The feeling is such that, not content to rest on his laurels until later in the year, when the Red Hot Chili Peppers will start work on the follow-up to the frankly astounding 'Californication', he has spent his in between time working on a new album. To Record Only Water For Ten Days is his third solo effort, and it's out this month. "It has something to do with getting yourself into a state of being pure and being open," John observes, carefully trying to explain the emotion of the record, "and therefore being able to give yourself to this physical dimension by having a sort of purity that has nothing to do with this dimension." If that's kind of hard to understand, then it's just an extension of an album so sublime it really is hard to find explanatory words.

The honesty of the record, however, is overpowering, and Frusciante, who at times comes across as so sensitive he might shatter, connects a lot of it to that feeling of childhood. "I got into the music that I'm into at a pretty young age," he recalls, "I found new wave, and punk shortly after that, when I was nine or ten years old, and it came at the perfect time, because I was feeling completely lost and I had too much pain in me, and I didn't know what to do with it. I knew I didn't want to do anything bad to other people with it, but it was that intense where if I hadn't had music to put it into, if I hadn't had that soothing feeling of knowing that Darby Crash, the singer of The Germs, was feeling a certain pain that was so much like my own, that I had a friend y'know..."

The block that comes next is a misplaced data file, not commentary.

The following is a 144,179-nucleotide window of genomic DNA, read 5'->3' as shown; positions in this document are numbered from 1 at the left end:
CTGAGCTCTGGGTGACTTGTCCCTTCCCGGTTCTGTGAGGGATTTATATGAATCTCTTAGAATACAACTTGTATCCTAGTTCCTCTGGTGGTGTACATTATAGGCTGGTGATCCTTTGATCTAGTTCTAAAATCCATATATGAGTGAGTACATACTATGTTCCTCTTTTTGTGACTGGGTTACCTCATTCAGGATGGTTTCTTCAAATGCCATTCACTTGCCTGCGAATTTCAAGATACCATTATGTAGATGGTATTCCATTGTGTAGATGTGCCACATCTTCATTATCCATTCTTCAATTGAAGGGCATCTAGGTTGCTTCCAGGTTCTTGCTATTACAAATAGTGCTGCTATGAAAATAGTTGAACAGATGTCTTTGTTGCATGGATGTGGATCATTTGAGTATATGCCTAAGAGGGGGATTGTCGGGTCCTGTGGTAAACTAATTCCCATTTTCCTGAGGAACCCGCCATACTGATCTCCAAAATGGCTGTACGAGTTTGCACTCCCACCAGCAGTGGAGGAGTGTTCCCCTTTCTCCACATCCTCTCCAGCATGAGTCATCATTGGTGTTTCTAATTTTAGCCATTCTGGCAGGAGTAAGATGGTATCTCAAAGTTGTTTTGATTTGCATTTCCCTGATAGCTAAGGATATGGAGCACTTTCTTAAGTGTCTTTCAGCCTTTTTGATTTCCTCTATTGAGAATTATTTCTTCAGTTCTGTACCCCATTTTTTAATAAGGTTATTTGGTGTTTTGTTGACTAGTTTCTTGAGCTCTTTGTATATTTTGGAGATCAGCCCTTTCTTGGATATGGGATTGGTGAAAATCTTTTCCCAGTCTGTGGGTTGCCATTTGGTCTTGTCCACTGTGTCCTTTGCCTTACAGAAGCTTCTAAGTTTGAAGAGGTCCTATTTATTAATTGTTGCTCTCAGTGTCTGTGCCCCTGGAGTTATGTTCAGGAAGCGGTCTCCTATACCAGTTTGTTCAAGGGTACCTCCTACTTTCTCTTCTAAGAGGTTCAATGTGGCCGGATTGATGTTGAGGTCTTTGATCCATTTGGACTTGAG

Frusciante, willingly or otherwise, constantly skips over the details of his childhood, the things that made him feel like this at the age of nine but, while candid, he does note that, "They weren't things that were in my conscious memory. I had always been good, especially at the ages of four, five, six when something really awful happened, at being able to forget it almost immediately. Those things really came out in around '91 or '92, it was almost like meeting yourself as a child or something, because it came back to me like I was actually feeling physical pain in my body. When nobody was there, I felt like somebody was kicking me in the legs. "